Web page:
On the side was Cornish ice cream, another first for me.  What is Cornish ice cream?  Apparently just ice cream made with Cornish clotted cream.  It was creamy enough, sweet, but just ice cream.

The top was drizzled with something sweet (probably light treacle?), which I liked with the ice cream.  The whole dish was served over a crumble, which added a good crunch, but it was a bit odd to have a slice of pie on top of a crumble.

No component of this was great on its own, but a bite of ice cream, with some crumble, and a drizzle of sweet syrup wasn’t bad.  But not worth getting again.

Sunday, November 16, 2014

Recchiuti Confections

If you've ever been to the Ferry Building, you've probably seen Recchiuti Confections.  It is a chocolate shop, offering up an assortment of truffles, bars, and other treats.  If you are lucky, as you pass by, they'll offer a sample of their chocolate fudge or caramel sauces.  When they ask, "chocolate or caramel?" the correct answer is "yes".  Their goods are also sold all over town.

Their products certainly aren't bad, but they also just aren't that great.  I know some of my friends will seriously disagree with me here, as they love the place.  The chocolate is quality, sourced from E. Guittard, El Rey, and Valrhona.  Their combinations range from really creative, to higher quality takes on classics like Whoppers and York Peppermint Patties.  I always really want to like their stuff, but somehow, it never impresses, certainly not worth the cost.


Star Anise & Pink Peppercorn.
“Fragrant star anise and crushed pink peppercorn infused in semi-sweet chocolate ganache. Enrobed in pure milk chocolate and tipped with Venezuelan white chocolate.”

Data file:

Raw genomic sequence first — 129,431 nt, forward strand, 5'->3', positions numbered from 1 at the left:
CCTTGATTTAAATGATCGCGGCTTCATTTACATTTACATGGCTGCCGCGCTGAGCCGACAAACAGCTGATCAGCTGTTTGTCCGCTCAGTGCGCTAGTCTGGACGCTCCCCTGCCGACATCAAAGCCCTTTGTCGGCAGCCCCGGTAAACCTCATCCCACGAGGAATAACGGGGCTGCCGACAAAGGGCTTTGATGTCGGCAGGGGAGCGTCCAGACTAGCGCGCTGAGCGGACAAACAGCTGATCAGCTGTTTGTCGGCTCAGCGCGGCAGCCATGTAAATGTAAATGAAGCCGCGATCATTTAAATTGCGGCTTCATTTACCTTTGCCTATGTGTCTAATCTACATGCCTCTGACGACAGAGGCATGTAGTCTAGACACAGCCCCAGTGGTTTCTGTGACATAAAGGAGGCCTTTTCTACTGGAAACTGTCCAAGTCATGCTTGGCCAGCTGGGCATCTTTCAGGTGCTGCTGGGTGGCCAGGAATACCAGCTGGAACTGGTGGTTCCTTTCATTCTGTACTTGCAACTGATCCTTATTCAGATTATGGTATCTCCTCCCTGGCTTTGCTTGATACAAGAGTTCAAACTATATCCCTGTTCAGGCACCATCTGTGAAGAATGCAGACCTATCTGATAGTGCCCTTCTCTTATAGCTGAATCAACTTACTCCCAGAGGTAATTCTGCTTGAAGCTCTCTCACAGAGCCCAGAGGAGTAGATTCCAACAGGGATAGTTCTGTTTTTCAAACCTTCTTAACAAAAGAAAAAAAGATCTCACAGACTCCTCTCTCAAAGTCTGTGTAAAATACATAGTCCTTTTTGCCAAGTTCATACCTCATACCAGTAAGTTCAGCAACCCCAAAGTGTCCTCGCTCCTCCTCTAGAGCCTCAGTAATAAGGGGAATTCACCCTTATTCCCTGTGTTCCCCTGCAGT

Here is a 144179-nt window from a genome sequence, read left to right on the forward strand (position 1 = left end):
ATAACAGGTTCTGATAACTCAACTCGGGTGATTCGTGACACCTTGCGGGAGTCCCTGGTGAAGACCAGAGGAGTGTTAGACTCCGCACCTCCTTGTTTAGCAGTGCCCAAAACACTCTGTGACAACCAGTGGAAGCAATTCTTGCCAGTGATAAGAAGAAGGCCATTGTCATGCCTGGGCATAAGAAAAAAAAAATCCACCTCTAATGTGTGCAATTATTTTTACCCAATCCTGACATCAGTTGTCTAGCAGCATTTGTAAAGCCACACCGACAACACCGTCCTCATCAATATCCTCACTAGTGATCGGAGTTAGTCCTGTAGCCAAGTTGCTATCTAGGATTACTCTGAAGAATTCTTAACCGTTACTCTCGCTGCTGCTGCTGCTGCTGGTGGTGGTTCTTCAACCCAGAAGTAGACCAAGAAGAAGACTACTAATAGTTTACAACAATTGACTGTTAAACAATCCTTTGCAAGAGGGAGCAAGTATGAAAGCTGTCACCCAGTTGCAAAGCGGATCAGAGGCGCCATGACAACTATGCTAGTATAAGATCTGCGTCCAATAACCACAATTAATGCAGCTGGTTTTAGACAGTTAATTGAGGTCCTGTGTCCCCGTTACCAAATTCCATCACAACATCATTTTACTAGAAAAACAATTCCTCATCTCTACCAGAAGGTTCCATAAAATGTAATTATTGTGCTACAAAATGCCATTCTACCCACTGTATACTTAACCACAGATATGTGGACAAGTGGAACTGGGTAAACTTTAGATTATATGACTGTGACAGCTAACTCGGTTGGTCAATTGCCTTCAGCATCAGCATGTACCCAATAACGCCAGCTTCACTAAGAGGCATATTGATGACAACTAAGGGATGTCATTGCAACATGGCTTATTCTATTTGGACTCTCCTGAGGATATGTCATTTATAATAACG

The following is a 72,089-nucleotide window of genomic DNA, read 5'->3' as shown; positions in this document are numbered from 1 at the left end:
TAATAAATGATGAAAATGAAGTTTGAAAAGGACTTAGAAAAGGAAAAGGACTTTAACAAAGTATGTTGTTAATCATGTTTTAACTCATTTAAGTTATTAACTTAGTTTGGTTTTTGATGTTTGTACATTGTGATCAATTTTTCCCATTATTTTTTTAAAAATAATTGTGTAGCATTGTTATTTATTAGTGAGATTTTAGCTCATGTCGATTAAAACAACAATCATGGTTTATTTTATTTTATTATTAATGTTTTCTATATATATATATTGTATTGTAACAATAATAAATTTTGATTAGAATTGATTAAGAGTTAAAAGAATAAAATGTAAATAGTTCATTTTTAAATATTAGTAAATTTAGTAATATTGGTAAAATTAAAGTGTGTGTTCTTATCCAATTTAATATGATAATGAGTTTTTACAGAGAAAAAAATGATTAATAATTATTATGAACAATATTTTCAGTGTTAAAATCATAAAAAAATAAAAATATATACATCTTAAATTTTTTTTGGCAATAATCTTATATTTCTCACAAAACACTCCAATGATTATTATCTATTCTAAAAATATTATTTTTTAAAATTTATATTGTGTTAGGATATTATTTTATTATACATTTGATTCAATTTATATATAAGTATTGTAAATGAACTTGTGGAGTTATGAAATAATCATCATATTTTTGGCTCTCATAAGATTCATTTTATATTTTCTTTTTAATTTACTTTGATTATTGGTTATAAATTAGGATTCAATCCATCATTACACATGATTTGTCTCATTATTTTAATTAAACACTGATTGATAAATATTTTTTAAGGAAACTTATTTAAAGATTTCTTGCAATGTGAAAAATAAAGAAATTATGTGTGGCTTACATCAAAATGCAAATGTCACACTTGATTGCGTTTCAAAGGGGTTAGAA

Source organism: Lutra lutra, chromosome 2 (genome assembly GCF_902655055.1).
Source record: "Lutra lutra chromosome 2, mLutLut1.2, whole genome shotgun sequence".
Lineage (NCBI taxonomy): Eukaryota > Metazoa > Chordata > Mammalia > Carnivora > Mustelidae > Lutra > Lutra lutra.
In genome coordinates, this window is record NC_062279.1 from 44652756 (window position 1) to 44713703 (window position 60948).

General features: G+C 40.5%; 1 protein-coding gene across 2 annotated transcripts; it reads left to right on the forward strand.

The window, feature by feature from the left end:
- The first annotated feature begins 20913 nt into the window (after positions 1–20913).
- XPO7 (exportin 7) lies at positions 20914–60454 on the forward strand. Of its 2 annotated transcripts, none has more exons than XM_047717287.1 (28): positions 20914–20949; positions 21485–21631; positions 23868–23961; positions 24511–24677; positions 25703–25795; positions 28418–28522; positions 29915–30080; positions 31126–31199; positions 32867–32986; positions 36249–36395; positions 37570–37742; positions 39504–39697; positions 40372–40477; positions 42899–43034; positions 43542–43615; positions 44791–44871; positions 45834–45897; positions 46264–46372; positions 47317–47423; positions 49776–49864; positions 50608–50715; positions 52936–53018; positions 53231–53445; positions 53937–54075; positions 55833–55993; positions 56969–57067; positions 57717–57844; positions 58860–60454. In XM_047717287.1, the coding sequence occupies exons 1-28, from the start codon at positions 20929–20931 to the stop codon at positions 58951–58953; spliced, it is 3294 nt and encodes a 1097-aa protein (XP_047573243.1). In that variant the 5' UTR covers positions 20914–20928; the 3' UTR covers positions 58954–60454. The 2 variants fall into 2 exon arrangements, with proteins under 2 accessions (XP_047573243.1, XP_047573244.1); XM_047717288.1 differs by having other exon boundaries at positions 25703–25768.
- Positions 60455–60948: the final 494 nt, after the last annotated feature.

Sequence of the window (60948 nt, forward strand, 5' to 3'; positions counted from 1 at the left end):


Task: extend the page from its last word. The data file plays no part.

Yup, this tasted like pink peppercorn.  Different for sure, but really just not what I want in my chocolate.
Spring Jasmine Tea.
“Delicate jasmine blossoms and green tea leaves infused in extra-bitter chocolate ganache. Enrobed in pure milk chocolate and marbleized with 65% bittersweet chocolate.”

This one was really interesting. The dark chocolate ganache was creamy and intense, yet it was balanced by a very lovely jasmine flavor. I didn’t taste the green tea, but the jasmine was most certainly present.  Not overbearing.  A very fascinating, successful, combination.
Burnt Caramel.
"Michael Recchiuti’s signature piece. Dark, smoky caramel blended with 70% dark chocolate ganache. Enrobed in our semisweet chocolate."

This is their signature item, but to me, it is just another dark chocolate with caramel ganache.  Nothing stood out in particular - the dark chocolate coating is fine, but not particularly flavorful or bitter.  The filling is smooth, but the burnt caramel flavor is pretty subtle, particularly the “burnt” part.  Would not purchase.  

Update Reviews: [ Again, do not really taste the caramel.  Chocolate is nice and smooth. ] [ Again, unremarkable.  Not bad, not good. ]

[ No Photos ]
  • Honeycomb Malt: “Organic barley malt infusion, blended in a white chocolate ganache and highlighted with the sweet smokiness of house-made honeycomb. “ Tasting notes: The white chocolate was not too sweet at all (often a problem with white chocolates, they tend to just be sweet and have nothing more to them).  The honeycomb was a good flavor and left a very enjoyable honey flavored sweet aftertaste.  I wouldn’t purchase this, but it was good for what it was.